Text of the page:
The important aspect here is the second step in the acceptance process, that is, telling the Offeror that the Offer has been accepted. That may take place verbally or it may take place by handing the document over, that’s delivery. One way or the other, the Offeror has to be made aware that the Offeree is in agreement and that we now have a contract in place.
Evidence of the Time of Commencement in Modern Practice
Most of the time, no one records the specific or exact time for the commencement of a real estate contract. If evidence was ever required, then, an individual who knew of the timing would be called to testify as to this fact.
In most jurisdictions, there is no place for a specific time, the date itself is often as close as it gets. This was also the case in Ontario from the 17th Century until the 21st Century, so there is indeed a long history here about being vague about this.
OREA included a statement in its standard Agreements known as a Confirmation of Execution. This was a time inserted by the last person to sign. This was the time of signing and would precede actual acceptance which probably was soon to take place. That was interesting, but there was no legal significance associated with this fact.
In 2008, this statement was changed to the Confirmation of Acceptance. The problem here was that most practitioners were not instructed with respect to its completion. That meant that the real estate industry simply carried on, and treated this, as if it were the Confirmation of Execution.
This type of document is not commonplace in other jurisdictions.
Confirmation of Acceptance
CONFIRMATION OF ACCEPTANCE: Notwithstanding anything contained herein to the contrary, I confirm this Agreement with all changes both typed and written was finally accepted by all parties at ……………………… this …………….. day of………………………………………………………….., 20……….. (a.m./p.m.)
(Signature of Seller or Buyer)
How many people should sign?
Just one person, it says “I”. This statement is not necessary to create an agreement. It’s simply evidence.
Should it be signed by one of the Parties?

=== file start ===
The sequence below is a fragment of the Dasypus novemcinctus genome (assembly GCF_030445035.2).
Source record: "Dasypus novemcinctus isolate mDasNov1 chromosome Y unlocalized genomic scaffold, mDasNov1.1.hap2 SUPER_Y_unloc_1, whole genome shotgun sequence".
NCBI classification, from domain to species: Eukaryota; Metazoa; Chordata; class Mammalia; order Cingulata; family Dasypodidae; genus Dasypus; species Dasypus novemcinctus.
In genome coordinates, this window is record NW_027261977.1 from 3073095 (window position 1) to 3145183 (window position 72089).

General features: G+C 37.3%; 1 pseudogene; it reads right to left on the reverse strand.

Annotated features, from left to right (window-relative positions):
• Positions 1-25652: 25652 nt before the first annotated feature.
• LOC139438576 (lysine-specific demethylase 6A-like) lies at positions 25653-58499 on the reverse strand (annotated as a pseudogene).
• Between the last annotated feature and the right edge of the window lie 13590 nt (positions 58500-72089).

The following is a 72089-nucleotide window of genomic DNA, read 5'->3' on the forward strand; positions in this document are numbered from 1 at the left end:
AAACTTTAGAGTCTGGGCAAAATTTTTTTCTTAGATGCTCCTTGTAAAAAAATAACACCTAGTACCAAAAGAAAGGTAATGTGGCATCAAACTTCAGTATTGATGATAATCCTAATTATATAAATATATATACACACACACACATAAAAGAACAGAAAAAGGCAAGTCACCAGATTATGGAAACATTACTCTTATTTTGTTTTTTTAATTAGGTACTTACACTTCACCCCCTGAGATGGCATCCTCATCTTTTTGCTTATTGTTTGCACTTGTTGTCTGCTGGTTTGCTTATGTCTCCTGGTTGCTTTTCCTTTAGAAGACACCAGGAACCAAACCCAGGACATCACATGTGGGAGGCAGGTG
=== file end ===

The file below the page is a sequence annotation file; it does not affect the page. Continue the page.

That’s what it says, so the answer would be “yes”.
When should the COA be signed?
After actual acceptance!
It says “I confirm this Agreement with all changes both typed and written was finally accepted by all parties”. That’s past tense. The acceptance has already taken place. It’s not about to happen in the future, like the COE. So, steps 1 and 2 of the acceptance process have already taken place, that’s :
1) the signing, and
2) the delivery (communication of acceptance).
What should a person know before they sign the COA?
They should know “for sure” that it was accepted. That means step 2 in the process already took place. Often that’s the missing link.
Should the Offeree sign?
Yes, if they know that the communication has taken place. If not, then they should not sign it. All too frequently, there is only an intention to take the next step and communicate with the Offeror. If that’s the case, then “no”, they can’t sign.
Should the Offeror sign?
Quite possibly, this would be the best person. At this point, they have the communication of acceptance. They know that the other side is telling them that they have a deal. Acceptance now, is past tense. So, the Offeror should be able to go ahead and sign.
The COA can be signed at the very same time that the Offeror is signing the Acknowledgement.
Should the Agent sign?
Actually, there is nothing wrong with this at all. The Agent is likely the person who was charged with the responsibility to tell the Offeror that their Offer was accepted. So, if anyone knows that time, it would be the Agent.
This is not a contractual document. This is an evidentiary document about the contract. When did it start? It started when:1) I phoned the Offeror’s Agent, 2) when I texted, 3) when I faxed, 4) when I mailed, 5) when I emailed, (subject to the rules of delivery mentioned above).
Real Estate Agent’s Negligence
This arises when the real estate agents involved in the negotiations don’t know when the contract began. It’s their obligation to know this time precisely.
Brian Madigan LL.B., Broker